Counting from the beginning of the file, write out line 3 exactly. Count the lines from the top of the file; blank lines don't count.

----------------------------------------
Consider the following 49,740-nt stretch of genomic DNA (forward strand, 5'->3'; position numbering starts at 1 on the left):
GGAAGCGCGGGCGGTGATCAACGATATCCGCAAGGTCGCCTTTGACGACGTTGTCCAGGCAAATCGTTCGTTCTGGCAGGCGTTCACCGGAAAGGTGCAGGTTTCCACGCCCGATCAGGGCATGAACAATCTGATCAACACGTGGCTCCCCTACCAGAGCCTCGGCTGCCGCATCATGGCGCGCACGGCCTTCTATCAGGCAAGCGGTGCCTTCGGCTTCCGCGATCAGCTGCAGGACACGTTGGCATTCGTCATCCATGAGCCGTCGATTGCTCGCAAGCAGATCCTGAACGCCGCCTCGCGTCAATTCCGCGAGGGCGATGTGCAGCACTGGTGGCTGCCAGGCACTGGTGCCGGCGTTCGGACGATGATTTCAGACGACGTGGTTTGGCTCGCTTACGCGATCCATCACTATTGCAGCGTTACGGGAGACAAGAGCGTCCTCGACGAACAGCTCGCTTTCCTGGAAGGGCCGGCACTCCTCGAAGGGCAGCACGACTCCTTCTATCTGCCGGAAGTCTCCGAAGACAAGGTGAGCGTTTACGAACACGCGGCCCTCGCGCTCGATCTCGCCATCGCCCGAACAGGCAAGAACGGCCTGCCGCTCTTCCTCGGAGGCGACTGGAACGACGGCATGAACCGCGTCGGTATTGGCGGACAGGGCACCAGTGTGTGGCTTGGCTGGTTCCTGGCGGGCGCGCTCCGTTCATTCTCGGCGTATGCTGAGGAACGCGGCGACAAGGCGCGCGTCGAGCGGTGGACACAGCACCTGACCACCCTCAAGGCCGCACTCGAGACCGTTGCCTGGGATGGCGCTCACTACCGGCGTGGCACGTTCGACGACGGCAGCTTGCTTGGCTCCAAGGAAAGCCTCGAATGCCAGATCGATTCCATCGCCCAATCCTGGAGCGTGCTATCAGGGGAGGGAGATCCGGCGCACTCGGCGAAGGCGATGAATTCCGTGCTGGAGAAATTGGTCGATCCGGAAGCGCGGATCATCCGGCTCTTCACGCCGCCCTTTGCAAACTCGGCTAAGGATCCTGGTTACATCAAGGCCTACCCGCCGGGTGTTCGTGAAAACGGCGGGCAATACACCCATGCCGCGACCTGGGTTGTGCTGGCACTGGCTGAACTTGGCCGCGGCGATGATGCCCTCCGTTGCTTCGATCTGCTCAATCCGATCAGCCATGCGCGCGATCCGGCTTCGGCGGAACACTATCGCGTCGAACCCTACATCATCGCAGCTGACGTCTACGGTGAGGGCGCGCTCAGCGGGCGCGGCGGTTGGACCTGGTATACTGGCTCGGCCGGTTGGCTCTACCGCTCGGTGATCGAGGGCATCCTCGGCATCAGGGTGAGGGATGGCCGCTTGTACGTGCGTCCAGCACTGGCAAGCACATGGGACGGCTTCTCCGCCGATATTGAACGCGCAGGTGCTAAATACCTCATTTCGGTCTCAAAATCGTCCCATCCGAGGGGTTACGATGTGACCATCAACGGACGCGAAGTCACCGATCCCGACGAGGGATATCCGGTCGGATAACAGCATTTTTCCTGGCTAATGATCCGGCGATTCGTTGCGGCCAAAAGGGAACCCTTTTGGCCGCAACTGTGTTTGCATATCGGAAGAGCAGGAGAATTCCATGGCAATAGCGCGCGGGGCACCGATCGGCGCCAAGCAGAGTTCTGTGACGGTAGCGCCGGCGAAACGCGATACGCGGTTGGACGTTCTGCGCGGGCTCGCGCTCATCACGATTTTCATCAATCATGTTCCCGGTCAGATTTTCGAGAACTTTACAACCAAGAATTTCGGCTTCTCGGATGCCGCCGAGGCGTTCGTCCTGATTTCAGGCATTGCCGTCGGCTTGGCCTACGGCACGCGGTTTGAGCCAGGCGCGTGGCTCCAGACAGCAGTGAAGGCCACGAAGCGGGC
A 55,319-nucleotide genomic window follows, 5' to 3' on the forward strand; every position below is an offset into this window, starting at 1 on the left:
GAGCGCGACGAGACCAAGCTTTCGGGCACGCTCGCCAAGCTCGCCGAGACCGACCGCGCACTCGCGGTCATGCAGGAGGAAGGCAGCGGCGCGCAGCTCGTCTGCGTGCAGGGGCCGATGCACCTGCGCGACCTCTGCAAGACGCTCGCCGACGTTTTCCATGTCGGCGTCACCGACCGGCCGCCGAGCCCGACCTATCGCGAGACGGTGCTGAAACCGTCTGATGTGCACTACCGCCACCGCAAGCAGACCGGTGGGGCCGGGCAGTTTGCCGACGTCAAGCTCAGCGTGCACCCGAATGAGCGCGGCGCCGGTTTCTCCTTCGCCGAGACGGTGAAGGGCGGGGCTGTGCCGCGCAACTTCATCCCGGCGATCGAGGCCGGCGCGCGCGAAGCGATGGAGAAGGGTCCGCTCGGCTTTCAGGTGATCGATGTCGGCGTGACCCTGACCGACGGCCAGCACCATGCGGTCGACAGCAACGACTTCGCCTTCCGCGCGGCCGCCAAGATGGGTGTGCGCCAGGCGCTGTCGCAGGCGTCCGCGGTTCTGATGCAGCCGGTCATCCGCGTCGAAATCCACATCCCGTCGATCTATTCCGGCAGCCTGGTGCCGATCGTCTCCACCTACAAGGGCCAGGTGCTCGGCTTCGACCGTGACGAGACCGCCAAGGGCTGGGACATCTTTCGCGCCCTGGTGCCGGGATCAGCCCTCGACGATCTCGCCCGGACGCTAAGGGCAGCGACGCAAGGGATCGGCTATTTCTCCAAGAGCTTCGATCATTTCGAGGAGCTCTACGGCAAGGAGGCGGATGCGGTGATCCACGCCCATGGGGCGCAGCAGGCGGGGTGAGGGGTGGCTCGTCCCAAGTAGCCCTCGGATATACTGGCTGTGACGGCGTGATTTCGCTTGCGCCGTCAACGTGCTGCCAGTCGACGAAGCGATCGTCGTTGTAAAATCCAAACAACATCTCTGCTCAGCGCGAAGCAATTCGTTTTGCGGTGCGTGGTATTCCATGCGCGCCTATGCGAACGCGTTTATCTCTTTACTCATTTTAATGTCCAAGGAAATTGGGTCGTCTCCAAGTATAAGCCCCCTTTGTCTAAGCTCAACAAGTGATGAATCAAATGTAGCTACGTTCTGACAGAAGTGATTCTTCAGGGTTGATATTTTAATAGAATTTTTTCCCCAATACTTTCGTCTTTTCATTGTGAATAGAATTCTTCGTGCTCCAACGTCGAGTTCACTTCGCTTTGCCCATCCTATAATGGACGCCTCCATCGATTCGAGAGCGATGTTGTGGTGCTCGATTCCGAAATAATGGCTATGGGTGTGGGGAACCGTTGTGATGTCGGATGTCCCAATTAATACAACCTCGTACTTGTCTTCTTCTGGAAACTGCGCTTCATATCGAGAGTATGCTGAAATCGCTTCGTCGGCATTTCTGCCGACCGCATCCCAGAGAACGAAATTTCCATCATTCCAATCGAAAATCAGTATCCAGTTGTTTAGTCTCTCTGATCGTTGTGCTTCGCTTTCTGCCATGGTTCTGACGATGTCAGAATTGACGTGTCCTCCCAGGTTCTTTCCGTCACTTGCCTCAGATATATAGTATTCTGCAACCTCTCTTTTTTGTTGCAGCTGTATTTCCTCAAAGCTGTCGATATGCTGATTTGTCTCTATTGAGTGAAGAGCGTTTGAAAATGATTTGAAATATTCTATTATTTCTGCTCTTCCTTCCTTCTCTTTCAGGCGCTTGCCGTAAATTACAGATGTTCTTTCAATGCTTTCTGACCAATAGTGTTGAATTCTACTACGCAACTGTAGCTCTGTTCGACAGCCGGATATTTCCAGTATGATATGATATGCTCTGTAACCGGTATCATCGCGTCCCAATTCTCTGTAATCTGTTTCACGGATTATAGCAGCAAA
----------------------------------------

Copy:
A 55,319-nucleotide genomic window follows, 5' to 3' on the forward strand; every position below is an offset into this window, starting at 1 on the left: